More Than This – © Maggie Taylor
Although Jerry stayed with the darkroom and did not migrate to digital techniques, I found that the computer was a much more natural way for me to work.  I think I always wanted a desk job.

AK:     You have been making photomontages for about 20 years now; what is your process like and how has it changed over time?

MT:     Even with version 2 of Photoshop back in 1996 and 1997, I was piecing together images from different scanned elements. I did not have a decent digital camera back then, so I used the scanner to capture whatever interested me: dolls, flowers, pieces of metal, goldfish. The techniques I used were much more basic at that time and I was not as careful with shading objects or blending layers. As the software has grown and become more sophisticated, my working practices have also evolved. I still spend a long time on each image—sometimes weeks or even a month.

I start with a scan or photograph that I want to work with: maybe something I bought recently at an antique fair or shop. Then I try many different foregrounds and backgrounds with it, searching for a solution that feels interesting to me. Over the course of a week or more, I usually come to some resolution of what the image might end up being, but often I have to backtrack, reworking large portions of the image to get the look that I want.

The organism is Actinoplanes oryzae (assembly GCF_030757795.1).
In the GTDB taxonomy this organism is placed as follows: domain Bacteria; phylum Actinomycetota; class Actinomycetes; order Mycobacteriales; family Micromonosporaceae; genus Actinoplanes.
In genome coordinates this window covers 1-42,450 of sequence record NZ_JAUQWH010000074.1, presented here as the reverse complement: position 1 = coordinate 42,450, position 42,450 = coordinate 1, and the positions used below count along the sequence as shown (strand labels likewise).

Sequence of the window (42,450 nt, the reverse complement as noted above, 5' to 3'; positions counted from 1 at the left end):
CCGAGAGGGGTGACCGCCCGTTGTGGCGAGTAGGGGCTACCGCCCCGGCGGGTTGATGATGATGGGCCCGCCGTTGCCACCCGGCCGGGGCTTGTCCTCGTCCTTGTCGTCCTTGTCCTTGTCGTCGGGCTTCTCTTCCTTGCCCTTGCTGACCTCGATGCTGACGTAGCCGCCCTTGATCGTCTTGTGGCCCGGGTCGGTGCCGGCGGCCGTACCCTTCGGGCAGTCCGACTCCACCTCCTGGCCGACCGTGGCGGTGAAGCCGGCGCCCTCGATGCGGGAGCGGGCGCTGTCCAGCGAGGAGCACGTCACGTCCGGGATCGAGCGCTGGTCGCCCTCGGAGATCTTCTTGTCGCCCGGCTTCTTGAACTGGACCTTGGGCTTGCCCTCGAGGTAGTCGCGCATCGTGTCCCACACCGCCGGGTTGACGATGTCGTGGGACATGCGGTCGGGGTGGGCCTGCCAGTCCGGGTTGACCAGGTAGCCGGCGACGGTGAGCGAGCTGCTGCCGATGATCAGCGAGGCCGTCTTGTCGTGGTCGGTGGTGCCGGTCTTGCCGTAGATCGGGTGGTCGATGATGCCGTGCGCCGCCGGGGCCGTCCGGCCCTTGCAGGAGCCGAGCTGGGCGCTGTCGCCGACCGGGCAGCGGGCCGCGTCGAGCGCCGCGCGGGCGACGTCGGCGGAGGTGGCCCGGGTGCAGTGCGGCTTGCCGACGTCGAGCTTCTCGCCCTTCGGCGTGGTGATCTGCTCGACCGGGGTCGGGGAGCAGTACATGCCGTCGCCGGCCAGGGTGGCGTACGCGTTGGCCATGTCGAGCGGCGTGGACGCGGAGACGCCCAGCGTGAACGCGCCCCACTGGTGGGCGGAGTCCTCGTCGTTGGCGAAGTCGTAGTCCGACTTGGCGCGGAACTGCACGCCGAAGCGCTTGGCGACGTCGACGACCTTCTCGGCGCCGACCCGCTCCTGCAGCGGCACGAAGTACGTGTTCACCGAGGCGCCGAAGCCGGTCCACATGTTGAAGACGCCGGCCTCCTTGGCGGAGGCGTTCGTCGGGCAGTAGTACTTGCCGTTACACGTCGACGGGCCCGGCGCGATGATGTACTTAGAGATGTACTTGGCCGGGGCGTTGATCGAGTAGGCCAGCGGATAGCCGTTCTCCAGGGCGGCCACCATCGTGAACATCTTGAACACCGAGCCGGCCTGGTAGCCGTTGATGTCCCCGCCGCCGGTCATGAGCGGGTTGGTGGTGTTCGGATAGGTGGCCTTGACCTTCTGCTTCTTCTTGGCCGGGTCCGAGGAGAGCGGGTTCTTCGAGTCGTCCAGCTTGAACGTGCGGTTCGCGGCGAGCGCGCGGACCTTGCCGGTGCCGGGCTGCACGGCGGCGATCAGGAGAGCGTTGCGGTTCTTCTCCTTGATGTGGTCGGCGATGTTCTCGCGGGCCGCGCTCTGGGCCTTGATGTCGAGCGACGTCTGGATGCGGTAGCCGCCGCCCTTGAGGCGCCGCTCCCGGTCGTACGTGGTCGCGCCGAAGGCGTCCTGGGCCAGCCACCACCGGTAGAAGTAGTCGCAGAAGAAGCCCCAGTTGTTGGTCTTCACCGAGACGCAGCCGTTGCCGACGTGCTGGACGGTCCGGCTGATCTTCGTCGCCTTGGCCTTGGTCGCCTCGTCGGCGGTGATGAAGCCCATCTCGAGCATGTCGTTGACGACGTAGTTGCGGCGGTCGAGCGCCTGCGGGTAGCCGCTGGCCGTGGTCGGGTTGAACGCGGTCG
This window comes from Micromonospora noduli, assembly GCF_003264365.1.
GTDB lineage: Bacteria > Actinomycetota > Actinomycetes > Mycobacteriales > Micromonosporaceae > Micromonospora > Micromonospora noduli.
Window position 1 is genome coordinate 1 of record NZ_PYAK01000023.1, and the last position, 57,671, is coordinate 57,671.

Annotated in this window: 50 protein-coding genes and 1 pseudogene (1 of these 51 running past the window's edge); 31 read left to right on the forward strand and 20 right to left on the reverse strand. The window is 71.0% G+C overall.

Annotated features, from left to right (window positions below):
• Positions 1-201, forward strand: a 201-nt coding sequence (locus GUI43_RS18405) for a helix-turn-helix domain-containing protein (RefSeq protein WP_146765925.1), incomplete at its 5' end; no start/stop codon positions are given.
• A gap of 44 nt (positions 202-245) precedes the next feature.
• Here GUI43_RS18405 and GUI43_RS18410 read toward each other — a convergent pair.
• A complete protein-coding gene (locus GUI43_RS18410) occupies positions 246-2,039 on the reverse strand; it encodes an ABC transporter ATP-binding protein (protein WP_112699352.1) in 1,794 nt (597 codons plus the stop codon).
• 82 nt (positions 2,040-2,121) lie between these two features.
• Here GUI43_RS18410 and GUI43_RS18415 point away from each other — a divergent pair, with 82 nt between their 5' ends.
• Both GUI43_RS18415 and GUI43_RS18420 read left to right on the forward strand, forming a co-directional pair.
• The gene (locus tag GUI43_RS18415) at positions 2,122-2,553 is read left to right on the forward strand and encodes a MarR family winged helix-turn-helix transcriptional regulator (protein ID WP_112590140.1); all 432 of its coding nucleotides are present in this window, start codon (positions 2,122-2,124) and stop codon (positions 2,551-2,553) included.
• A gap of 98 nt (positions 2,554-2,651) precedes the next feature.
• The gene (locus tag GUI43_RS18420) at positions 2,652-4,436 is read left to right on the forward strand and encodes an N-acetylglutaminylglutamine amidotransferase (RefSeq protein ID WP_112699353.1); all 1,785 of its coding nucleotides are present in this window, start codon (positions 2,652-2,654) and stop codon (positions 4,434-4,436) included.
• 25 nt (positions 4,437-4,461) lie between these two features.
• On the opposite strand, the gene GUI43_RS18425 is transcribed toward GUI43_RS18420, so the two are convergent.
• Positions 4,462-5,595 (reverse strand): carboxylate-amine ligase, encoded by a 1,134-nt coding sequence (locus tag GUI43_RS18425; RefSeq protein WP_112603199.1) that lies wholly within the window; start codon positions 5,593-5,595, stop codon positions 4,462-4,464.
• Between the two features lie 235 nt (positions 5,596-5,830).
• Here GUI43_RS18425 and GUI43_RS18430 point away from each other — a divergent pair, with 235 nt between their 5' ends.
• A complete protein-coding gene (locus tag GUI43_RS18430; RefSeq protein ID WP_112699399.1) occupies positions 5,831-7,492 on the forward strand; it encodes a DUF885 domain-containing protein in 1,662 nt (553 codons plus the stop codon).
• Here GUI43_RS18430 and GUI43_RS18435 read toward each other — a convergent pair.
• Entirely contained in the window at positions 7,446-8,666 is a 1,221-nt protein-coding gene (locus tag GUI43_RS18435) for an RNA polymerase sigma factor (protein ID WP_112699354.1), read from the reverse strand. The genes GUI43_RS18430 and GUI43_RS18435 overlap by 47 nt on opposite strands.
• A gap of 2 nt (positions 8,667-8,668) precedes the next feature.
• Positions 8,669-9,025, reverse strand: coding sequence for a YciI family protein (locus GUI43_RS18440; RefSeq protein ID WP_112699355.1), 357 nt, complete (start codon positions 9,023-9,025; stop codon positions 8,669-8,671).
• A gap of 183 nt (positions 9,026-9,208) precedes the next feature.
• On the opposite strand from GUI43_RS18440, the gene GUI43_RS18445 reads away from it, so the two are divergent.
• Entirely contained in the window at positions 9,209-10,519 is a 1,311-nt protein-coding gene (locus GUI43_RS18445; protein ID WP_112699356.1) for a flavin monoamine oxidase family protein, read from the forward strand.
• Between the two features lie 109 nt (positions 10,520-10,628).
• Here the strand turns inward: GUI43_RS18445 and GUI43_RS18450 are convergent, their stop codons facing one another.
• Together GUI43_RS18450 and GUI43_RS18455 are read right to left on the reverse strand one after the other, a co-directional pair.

First the fish must be caught, 2017 – © Maggie Taylor

AK:     Prior to receiving your MFA from the University of Florida you earned a degree in Philosophy from Yale. Do you think your interest in philosophy influences your art making? 

MT:     It kind of influences everything in my life in one way or another, making me ask questions or doubt something (and sit and stare into space sometimes.)  It’s a sort of meditation I suppose. It also taught me to read very carefully and critically.

AK:     You have a wonderful collection of “things” that you use to compose your images with.   Is it important for you to have the object that you scan and not simply download a high resolution file?

MT:     I use 19th-century photographs a lot in my work and it is important to me that I have the originals here in my studio. I prefer to spend time with images that have an emotional connection to me or that anchor me at some point in time in my life— perhaps something I bought on a particularly fine day at a flea market. If I take anything from the internet it is just a very small element, sometimes used as a template for the shape of an object over which I add other textures and colors.  I know people who make fabulous images with files from the internet, but it just does not have an emotional appeal for me.

In the past two years ago I got remarried and moved to a new house. This involved packing up my studio which ranged over an entire ranch house. I jettisoned a lot of debris, memorabilia, and whatnots. It felt liberating to have only digital versions of some things that I had kept around for many years in untouched boxes. The process of downsizing and sorting has brought a number of things to the foreground in my computer—resurfacing and inspiring me.

Teetotum, 2017 – © Maggie Taylor